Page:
The Doomsday Clock is an internationally recognized design that conveys how close we are to destroying our civilization with dangerous technologies of our own making. First and foremost among these are nuclear weapons, but the dangers include climate-changing technologies, emerging... Read More
Close study of photographic and video imagery of Israeli Iron Dome defense inceptors engaging with Hamas rockets—both in the current conflict and in the 2012 hostilities—shows that the Israeli rocket-defense system's success rate has been very low—as low as 5 percent or, perhaps, even less.
The author argues that considering nuclear weapons solely in terms of power politics fails to account for humanity's capacity to develop new, collective strategies for survival—and that such strategies may yet lead to disarmament.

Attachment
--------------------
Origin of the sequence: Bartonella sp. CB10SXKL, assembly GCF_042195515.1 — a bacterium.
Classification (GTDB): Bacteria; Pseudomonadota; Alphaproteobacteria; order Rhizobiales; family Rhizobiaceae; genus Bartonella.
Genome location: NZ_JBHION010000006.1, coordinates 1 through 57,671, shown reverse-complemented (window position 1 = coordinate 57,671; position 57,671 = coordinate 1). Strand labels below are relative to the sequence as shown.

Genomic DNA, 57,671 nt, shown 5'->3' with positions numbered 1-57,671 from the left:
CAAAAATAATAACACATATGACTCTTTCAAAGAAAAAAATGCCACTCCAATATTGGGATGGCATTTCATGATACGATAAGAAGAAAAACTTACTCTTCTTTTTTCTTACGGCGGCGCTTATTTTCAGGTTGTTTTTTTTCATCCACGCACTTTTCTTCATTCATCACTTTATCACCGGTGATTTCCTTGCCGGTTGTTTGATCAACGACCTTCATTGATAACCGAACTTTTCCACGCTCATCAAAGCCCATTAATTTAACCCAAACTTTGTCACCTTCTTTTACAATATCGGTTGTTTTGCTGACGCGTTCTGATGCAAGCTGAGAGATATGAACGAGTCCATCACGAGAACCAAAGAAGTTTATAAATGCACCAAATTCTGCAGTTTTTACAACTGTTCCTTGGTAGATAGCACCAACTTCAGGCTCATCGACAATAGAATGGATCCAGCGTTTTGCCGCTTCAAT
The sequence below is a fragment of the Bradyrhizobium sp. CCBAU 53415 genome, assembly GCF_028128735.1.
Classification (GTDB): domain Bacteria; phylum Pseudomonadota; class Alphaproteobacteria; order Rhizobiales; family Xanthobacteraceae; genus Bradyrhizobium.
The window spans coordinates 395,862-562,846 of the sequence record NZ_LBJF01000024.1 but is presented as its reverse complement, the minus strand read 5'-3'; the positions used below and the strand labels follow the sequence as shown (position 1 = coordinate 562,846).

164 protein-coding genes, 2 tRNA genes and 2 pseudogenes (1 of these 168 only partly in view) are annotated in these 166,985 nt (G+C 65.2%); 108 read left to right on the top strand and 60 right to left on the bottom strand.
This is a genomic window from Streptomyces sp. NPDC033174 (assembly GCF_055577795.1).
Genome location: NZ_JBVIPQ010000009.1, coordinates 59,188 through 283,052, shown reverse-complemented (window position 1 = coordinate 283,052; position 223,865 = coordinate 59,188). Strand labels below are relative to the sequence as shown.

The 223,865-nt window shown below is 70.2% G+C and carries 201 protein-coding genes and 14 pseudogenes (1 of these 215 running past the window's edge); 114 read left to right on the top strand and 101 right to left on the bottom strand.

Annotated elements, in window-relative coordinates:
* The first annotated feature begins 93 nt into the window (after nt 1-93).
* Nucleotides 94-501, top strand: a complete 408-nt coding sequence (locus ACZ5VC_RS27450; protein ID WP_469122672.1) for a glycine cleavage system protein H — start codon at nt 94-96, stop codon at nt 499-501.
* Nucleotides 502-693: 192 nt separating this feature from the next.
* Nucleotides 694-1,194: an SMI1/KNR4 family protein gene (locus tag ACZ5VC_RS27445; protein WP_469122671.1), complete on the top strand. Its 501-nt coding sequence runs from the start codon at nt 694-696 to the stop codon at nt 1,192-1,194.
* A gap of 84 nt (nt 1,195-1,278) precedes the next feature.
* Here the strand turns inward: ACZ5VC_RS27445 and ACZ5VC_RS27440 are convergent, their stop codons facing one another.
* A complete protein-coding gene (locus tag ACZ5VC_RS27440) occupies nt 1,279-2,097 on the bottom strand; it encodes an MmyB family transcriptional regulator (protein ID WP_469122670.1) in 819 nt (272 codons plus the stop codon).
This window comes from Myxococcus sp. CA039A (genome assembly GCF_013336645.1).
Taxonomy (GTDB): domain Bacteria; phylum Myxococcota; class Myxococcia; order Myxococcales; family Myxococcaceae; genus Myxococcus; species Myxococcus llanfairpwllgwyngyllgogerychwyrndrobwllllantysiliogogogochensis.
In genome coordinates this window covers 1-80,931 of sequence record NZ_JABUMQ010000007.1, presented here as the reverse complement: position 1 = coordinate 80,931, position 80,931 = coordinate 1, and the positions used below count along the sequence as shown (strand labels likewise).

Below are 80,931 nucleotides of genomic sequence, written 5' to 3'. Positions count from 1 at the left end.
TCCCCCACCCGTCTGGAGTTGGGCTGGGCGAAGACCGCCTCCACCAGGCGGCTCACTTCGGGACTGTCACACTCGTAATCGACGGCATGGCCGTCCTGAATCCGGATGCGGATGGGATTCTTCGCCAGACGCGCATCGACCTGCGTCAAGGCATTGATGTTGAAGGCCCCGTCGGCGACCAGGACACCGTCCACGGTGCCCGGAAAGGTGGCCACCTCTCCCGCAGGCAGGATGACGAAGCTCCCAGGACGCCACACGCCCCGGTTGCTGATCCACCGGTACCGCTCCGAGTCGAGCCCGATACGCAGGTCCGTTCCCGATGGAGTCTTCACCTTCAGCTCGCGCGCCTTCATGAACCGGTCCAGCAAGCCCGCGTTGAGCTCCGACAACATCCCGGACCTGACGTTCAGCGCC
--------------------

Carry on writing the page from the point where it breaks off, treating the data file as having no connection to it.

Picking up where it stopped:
Newly released documents on the NUMEC affair add significantly to evidence that Israel stole highly enriched uranium from a US nuclear fuel-processing plant in the 1960s. President Obama should declassify the entire record on the theft.
As the world looks on with trepidation at the growing crisis between Ukraine and Russia, does anyone think that the nuclear arsenals of Russia and the United States could play a constructive role? Of course not.
The Onagawa Nuclear Power Station was closer to the epicenter of Japan’s massive earthquake than any other nuclear plant and faced higher tsunami waves, but it survived relatively unscathed. The reason: a different “safety culture.”
The author argues that negotiations toward establishing a chemical-weapon-free zone in the Middle East could address some of Israel's security concerns, address the region's deficit of trust, and lay the groundwork for a comprehensive regional security forum.
The author argues that individual consumption can’t be reduced enough to significantly mitigate climate change except through public policy, which itself can only be controlled if environmentalists begin to win political power.
The author argues that negotiations alone will not solve the world’s climate problems. Rather, a shift in attitude is necessary whereby zero-sum approaches to climate negotiations are replaced by a spirit of cooperation.